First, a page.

3. New types of mortgages other than the traditional 30yr etc
4. Demand for the secularized mortgages - high rate
5. Population growth
6. Speculators
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Old 09-07-2008, 05:13 PM   #4
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We need a map like that for the US.
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Old 09-08-2008, 10:44 AM   #5
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In Australia we definitely had the bubble followed by the fall. However, loans in Australia are structured very differently from they are in the US which is preventing widespread default. Most loans in Australia would be for principal and interest, as we tend not to have ARMS and Interest Only loans are available but less commonly used. Interest rates were jacked up in Australia a couple of years ago when our Treasury could see house prices getting out of control, and in fact last week they started bringing rates down to get the market moving again.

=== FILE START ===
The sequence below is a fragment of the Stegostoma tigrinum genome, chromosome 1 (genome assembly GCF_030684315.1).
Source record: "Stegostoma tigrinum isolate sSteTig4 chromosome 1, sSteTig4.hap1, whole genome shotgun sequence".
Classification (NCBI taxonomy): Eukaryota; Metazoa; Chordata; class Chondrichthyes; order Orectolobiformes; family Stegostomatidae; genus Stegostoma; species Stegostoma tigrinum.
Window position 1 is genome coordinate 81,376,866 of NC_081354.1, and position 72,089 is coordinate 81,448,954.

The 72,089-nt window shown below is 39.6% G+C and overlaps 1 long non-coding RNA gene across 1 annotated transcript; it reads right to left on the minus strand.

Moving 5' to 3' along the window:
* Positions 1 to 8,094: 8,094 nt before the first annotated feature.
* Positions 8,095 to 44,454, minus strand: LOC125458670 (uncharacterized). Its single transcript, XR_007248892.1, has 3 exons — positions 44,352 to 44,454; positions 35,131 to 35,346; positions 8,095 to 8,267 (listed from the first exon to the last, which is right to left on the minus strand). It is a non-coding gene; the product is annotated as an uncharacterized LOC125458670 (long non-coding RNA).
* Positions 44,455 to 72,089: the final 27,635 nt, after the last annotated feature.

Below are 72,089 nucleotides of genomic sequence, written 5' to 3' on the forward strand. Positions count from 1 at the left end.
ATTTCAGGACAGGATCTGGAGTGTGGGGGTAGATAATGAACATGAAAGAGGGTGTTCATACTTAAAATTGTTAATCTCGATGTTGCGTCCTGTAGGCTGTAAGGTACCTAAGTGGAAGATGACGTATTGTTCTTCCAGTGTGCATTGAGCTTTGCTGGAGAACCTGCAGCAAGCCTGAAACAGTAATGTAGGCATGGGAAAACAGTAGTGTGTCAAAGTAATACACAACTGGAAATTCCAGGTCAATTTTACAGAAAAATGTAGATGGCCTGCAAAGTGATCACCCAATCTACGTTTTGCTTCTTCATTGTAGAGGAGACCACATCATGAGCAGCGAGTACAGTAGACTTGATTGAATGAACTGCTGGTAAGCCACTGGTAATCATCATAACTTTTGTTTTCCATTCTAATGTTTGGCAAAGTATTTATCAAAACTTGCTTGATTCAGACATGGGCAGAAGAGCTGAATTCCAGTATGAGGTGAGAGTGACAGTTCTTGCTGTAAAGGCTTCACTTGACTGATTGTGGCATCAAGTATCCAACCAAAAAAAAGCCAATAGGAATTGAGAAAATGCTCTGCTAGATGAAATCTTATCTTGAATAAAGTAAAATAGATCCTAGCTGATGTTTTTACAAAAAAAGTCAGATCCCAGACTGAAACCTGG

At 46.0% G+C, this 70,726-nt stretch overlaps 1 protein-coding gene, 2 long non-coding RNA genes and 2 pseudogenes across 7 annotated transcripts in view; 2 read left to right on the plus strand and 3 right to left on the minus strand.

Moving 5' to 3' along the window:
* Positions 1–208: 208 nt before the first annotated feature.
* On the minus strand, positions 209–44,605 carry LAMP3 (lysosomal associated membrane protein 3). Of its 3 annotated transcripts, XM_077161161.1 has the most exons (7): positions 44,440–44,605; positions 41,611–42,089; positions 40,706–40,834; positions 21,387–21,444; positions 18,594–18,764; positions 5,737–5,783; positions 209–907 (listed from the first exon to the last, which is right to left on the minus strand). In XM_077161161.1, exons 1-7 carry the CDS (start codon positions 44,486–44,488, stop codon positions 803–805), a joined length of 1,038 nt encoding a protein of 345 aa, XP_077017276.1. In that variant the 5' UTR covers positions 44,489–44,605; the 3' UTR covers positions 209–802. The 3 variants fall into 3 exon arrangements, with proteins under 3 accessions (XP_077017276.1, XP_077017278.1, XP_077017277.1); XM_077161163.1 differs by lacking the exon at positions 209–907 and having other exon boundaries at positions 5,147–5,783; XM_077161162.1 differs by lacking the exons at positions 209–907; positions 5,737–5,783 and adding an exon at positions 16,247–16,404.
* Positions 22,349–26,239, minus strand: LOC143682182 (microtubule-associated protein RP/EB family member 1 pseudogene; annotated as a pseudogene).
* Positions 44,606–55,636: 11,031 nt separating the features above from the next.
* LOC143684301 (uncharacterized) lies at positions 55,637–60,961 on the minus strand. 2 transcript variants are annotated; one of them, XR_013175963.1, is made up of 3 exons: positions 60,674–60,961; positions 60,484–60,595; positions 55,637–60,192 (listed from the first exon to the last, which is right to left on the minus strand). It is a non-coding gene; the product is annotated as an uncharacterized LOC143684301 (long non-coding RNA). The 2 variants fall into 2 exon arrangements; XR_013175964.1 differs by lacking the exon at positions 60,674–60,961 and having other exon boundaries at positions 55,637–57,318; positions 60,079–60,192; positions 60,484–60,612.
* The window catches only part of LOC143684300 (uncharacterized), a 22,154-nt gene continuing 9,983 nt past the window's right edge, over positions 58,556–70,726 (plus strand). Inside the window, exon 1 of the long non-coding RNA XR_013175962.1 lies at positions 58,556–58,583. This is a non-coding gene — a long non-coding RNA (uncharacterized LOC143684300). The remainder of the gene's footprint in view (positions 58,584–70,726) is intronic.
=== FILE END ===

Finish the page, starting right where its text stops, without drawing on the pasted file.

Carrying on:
The problem is, with this last bubble in Australia buying a home has moved out of the reach of many. If only we were able to deduct interest off tax, it would be wonderful.
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Old 09-09-2008, 03:14 PM   #6
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interesting to read in expat forums similar discussion as we had earlier in the housing crisis in the usa. similar disbeliefs & denials & arguments on all sides. deja vu all over again.

I Would Not Want To Have Just Invested In Property In Bangkok - Thailand Forum

Quote:
You are an idiot if you bought property in the last 2 years in Bangkok, get out now ! 100 000 up oer sq m has no relation to the Thai econmy (where have i heard that before?) or current unstable position, yes you have been mugged !